Audience votes have disproportionate power on Dancing with the Stars

While Dancing with the Stars gives equal weight to viewer votes and the judges’ scores, in reality, viewers have a lot more power than judges Len Goodman, Bruno Tonioli, and Carrie Ann Inaba. That’s what allows someone who receives consistently weak scores, such as Bristol Palin or Marie Osmond, to stick around. So not only is it an obvious popularity contest, but a contestant doesn’t even have to be super-popular to overcome low judges’ scores.

New York Times poll guru Nate Silver examines the voting system, and finds that it’s flawed for two reasons: because “in practice the judges do not use the full 10-point scale” and the audience’s vote “is the [mathematical] equivalent of the audience assigning their favorite couple a perfect 10, and every other couple a 0. This gives the audience much more power over the show’s outcome than the judges.”

He shows how that affects actual voting scenarios, pointing out that in one example, a “low-scoring team would need to receive only 24 percent of the votes from the home audience — just barely better than the 20 percent they would get if the audience voted completely at random — to be guaranteed passage into the next round. It doesn’t matter if 24 percent of the audience thought they were the best-performing couple — and the other 76 percent thought they were the worst one! They would still advance to the next episode.”

During week seven, he writes that Bristol and Mark “would have needed to receive only 2 percent more of the audience vote than one of the highest-scoring teams — Brandy and Maksim Chmerkovskiy, or Jennifer Grey and Derek Hough — to place ahead of them.”

As a result of this, Silver suggests two reforms: “encourage judges to use the full, 10-point scale” or “narrow the scale — say, to between 1 and 4 stars, with no half-stars allowed,” and to let viewers “cast two votes: one for the best-performing couple, and the other for the one they felt was most deserving of elimination.”

I like the latter suggestion, but reality TV voting is pretty clearly established as voting for your favorites–that inspires people to call, and vote for more people (if they hate someone, they can spread their votes out against that person). It’d be super-easy to do the former, and it’d be awesome if the judges actually scored awful dances with one point instead of, say, four or even six.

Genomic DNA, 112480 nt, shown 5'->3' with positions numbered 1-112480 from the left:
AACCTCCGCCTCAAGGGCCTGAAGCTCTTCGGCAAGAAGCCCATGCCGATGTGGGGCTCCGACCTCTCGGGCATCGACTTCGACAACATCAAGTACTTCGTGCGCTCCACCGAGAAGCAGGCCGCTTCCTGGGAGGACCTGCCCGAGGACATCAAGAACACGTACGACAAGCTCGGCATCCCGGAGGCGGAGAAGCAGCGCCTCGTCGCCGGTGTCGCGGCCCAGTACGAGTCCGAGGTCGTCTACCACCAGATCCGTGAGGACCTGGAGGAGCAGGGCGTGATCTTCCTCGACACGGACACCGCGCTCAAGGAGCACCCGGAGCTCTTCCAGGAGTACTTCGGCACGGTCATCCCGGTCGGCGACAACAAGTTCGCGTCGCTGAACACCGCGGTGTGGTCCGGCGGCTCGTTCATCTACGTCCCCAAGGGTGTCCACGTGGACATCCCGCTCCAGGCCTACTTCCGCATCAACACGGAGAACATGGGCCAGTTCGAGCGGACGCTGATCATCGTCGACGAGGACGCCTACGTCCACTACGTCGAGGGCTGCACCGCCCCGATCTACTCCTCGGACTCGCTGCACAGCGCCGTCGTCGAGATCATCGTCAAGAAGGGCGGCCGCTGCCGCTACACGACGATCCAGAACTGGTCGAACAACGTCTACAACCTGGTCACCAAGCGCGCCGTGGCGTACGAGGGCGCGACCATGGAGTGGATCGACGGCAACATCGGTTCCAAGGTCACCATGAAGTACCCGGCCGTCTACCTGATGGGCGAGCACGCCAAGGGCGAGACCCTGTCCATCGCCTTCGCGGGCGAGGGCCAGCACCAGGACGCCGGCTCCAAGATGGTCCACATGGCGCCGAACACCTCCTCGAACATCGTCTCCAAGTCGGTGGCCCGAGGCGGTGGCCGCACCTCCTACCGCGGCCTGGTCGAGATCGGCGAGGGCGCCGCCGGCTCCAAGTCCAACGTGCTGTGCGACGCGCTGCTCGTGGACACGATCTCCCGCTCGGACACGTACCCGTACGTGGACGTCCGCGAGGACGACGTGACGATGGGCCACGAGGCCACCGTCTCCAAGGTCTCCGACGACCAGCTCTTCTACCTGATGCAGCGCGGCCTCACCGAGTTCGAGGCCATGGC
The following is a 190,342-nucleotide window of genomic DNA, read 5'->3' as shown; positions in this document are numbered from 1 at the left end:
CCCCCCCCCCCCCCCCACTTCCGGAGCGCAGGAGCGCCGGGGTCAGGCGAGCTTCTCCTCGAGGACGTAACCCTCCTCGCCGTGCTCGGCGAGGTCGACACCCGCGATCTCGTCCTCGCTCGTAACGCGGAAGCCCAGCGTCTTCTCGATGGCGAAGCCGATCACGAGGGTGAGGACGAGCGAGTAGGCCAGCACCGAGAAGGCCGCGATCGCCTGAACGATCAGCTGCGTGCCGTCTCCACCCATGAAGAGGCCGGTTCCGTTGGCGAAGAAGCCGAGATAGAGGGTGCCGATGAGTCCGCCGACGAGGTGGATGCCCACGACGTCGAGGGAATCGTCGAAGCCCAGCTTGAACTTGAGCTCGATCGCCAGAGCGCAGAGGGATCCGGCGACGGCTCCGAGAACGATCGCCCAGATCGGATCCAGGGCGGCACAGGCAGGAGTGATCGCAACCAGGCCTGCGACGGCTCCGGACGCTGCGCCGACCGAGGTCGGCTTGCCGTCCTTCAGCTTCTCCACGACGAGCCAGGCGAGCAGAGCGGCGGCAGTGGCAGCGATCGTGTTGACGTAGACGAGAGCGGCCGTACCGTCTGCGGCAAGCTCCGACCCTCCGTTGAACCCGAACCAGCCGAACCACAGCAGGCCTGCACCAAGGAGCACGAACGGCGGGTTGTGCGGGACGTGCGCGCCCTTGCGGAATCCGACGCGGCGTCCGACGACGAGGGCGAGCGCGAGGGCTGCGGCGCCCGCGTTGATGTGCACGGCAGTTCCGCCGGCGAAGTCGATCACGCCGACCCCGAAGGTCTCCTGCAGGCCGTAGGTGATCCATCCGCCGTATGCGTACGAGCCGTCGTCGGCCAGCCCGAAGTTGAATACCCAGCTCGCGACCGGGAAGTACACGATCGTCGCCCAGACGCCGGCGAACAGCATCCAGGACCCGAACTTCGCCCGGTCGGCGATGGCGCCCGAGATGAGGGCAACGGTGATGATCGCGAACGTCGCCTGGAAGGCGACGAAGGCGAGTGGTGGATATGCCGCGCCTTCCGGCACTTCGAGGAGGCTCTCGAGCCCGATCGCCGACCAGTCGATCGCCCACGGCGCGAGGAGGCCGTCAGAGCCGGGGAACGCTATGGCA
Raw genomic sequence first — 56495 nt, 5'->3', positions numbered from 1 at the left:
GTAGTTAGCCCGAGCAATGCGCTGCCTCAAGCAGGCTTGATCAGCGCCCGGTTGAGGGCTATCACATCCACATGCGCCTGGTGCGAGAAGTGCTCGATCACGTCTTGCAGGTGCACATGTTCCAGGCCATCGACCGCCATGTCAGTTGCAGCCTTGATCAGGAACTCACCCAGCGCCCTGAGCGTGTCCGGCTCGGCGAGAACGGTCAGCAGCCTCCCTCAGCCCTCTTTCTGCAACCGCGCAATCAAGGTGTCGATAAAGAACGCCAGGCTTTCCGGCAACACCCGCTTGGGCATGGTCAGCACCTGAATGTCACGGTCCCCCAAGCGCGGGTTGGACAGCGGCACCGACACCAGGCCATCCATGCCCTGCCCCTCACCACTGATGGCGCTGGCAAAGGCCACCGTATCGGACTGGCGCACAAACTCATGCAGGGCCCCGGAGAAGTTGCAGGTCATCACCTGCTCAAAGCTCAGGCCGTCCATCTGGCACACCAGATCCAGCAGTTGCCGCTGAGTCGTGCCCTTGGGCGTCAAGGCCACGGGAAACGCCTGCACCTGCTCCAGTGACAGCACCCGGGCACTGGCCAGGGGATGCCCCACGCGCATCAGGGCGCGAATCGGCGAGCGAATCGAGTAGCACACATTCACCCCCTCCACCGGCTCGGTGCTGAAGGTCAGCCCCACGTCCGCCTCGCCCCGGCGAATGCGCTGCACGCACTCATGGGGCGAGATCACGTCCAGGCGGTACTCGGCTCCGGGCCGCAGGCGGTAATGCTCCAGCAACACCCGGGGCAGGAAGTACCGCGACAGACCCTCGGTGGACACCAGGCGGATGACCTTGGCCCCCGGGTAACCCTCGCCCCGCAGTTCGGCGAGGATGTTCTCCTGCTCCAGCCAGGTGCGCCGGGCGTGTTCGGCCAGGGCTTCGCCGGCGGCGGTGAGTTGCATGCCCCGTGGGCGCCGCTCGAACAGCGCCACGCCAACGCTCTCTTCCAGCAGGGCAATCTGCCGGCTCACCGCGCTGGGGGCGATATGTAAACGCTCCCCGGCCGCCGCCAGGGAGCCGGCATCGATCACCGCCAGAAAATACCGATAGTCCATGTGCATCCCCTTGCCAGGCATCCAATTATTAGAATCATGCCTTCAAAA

The Quest ends its journey stronger than it began

Verlox from The Quest

A review of the finale of summer's best reality series, which wasn't always perfect but was thoroughly entertaining right down to the finish, which included phenomenal challenges and special effects. Will ABC give it a second season?

Plus: an interview with the actor who played Verlox and the ogre.

Shark Tank is getting a spin-off

Shark Tank

Companies that get deals on the show will be followed for this new spin-off.

Also: Before the show began, Shark Barbara Corcoran was cast and then replaced--but then she sent this amazing e-mail and won the job.

about the writer

Andy Dehnart is a journalist who has covered reality television for more than 15 years and created reality blurred in 2000. A member of the Television Critics Association, his writing and criticism about television, culture, and media has appeared on NPR and in Playboy, Buzzfeed, and many other publications. Andy, 36, also directs the journalism program at Stetson University in Florida, where he teaches creative nonfiction and journalism. He has an M.F.A. in nonfiction writing and literature from Bennington College. More about reality blurred and Andy.